Symptoms as reported by users are most commonly:
- Inadequate system performance
- Throughput (response time)
- System doesn’t match requirements
- Missing reports/queries
- Incorrect process/work flow
- “It doesn’t do it our way”
- Missing functionality
- System is too unwieldy
- Too many steps
- Ungraceful process
- Project was late
- Project was over budget
- Users have poor access to system information
- There are data integrity and/or data accuracy problems
- There were data conversion problems
- The system was too difficult to implement
- Too much demand on internal resources
- “They want us to shut the business down for how long?”
- “It just doesn’t work!” Or similar statements of abject despair.
- Overwhelming number of problems
- Couldn’t pass critical test(s)
One striking thing about all these symptoms is that they all appear after the fact: in a few cases, after an implementation is cancelled, in a few more when it is demonstrably struggling and in the rest after the system has gone live. That is, there are no early warnings on this list, nothing that suggests “we’re going to have a problem we haven’t felt yet if we don’t do something now.”
When asked for the causes of these symptoms, users and implementers typically list the following (the wording varies from survey to survey):
- The wrong software was selected (usually users).
- The software was configured incorrectly (usually users).
- The requirements/specs were incomplete or incorrect (usually implementers but users sometimes confess to this).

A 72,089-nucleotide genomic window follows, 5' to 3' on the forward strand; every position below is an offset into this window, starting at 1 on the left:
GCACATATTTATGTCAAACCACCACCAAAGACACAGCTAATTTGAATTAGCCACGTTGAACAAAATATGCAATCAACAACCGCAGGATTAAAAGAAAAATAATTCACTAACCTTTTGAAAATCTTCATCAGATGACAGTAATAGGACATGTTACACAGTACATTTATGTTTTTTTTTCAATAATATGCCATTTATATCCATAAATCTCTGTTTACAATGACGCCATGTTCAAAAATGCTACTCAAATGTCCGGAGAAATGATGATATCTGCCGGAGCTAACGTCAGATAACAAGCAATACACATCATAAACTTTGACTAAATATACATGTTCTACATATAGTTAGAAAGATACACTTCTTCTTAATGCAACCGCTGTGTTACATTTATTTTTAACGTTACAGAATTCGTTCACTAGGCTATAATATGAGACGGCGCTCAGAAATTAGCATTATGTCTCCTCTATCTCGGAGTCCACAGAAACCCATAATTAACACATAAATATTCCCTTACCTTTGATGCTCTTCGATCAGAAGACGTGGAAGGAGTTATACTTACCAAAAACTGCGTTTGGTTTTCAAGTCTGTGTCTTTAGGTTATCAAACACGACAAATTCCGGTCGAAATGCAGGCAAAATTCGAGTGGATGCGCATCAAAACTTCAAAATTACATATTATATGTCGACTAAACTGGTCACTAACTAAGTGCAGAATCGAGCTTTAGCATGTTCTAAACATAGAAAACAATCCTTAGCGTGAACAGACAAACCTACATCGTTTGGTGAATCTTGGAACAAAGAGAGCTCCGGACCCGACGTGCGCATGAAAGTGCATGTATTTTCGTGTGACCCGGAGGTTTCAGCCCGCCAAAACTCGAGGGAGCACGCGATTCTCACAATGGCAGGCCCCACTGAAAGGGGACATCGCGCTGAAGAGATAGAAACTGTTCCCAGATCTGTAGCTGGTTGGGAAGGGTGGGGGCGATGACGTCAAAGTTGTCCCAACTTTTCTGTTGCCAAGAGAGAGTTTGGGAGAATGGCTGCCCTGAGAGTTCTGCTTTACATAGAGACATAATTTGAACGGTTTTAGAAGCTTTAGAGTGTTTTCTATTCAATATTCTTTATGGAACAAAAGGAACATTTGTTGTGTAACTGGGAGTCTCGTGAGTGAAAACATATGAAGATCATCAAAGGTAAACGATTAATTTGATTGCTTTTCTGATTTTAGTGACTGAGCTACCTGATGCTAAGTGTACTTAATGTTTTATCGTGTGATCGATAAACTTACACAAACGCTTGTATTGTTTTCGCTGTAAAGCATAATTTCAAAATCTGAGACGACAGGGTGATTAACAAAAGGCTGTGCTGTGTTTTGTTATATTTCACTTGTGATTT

- Scope creep.
- Implementers: “They kept adding requirements.” This is the implementer’s universal first response to complaints about budget and schedule overrun.
- Users: “Then they said, ‘Oh, you want it to work? That changes everything.’”
- Inexperienced/inept implementers (users).
- “They lied” (both). “They” may be a third party!
- Lack of management commitment/support (both). This is the single most commonly cited general cause of failure, but often it is offered without an explanation of exactly what management should have done differently.
- Lack of user skill.
- Implementers: Many flavors (some unprintable), among them:
- “They wouldn’t let us train them.”
- “They have nobody who understands anything [in that department].”
- “They refuse to change how they work.”
- “We showed them over and over again and they just didn’t get it.”
- “5,000 companies use this module every day but they say it just doesn’t work.”
- Users: “We’re accountants/planners/buyers/etc, not IT people.”
- Resistance from users (usually implementers but not always).
- Buggy package (both!).
- Implementation task just underestimated or oversold (users).
Some rather surprising things emerge when we compare the list of commonly reported symptoms of failure to the list of commonly reported causes of failure.
- Almost any commonly reported symptom could be the effect of almost any commonly reported cause.
- There is nothing in either list that suggests how to avoid these results.
To restate the usual perceptions of failure in terms that can lead to actually preventing, we need to take an entirely different view, one that looks at the problem of preventing failure as an exercise in risk management.